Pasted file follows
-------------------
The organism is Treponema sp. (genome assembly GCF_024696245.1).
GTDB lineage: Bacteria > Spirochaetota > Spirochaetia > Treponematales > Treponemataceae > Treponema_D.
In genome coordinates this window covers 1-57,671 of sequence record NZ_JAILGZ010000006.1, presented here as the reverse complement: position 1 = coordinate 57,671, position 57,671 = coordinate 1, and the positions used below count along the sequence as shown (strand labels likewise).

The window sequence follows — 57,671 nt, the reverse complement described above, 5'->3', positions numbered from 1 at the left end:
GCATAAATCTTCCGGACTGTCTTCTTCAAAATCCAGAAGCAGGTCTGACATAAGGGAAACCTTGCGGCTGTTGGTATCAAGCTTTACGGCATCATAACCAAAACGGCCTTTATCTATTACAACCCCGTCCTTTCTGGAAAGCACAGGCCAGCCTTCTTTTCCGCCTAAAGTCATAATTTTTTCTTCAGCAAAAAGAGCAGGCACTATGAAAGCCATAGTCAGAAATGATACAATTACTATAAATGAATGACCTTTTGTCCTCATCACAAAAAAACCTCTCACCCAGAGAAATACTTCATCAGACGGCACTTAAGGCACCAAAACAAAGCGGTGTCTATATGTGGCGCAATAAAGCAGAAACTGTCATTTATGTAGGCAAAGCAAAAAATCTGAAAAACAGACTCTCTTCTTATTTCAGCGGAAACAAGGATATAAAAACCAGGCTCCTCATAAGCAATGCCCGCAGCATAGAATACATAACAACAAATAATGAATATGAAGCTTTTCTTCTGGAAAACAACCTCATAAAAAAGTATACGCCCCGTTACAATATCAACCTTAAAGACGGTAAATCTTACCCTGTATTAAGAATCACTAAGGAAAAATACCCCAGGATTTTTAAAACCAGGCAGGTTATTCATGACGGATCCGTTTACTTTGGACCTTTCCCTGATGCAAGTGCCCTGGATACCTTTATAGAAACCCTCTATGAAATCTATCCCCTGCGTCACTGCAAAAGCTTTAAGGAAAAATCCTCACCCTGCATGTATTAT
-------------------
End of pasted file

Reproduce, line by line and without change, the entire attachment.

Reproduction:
The organism is Treponema sp. (genome assembly GCF_024696245.1).
GTDB lineage: Bacteria > Spirochaetota > Spirochaetia > Treponematales > Treponemataceae > Treponema_D.
In genome coordinates this window covers 1-57,671 of sequence record NZ_JAILGZ010000006.1, presented here as the reverse complement: position 1 = coordinate 57,671, position 57,671 = coordinate 1, and the positions used below count along the sequence as shown (strand labels likewise).

The window sequence follows — 57,671 nt, the reverse complement described above, 5'->3', positions numbered from 1 at the left end:
GCATAAATCTTCCGGACTGTCTTCTTCAAAATCCAGAAGCAGGTCTGACATAAGGGAAACCTTGCGGCTGTTGGTATCAAGCTTTACGGCATCATAACCAAAACGGCCTTTATCTATTACAACCCCGTCCTTTCTGGAAAGCACAGGCCAGCCTTCTTTTCCGCCTAAAGTCATAATTTTTTCTTCAGCAAAAAGAGCAGGCACTATGAAAGCCATAGTCAGAAATGATACAATTACTATAAATGAATGACCTTTTGTCCTCATCACAAAAAAACCTCTCACCCAGAGAAATACTTCATCAGACGGCACTTAAGGCACCAAAACAAAGCGGTGTCTATATGTGGCGCAATAAAGCAGAAACTGTCATTTATGTAGGCAAAGCAAAAAATCTGAAAAACAGACTCTCTTCTTATTTCAGCGGAAACAAGGATATAAAAACCAGGCTCCTCATAAGCAATGCCCGCAGCATAGAATACATAACAACAAATAATGAATATGAAGCTTTTCTTCTGGAAAACAACCTCATAAAAAAGTATACGCCCCGTTACAATATCAACCTTAAAGACGGTAAATCTTACCCTGTATTAAGAATCACTAAGGAAAAATACCCCAGGATTTTTAAAACCAGGCAGGTTATTCATGACGGATCCGTTTACTTTGGACCTTTCCCTGATGCAAGTGCCCTGGATACCTTTATAGAAACCCTCTATGAAATCTATCCCCTGCGTCACTGCAAAAGCTTTAAGGAAAAATCCTCACCCTGCATGTATTAT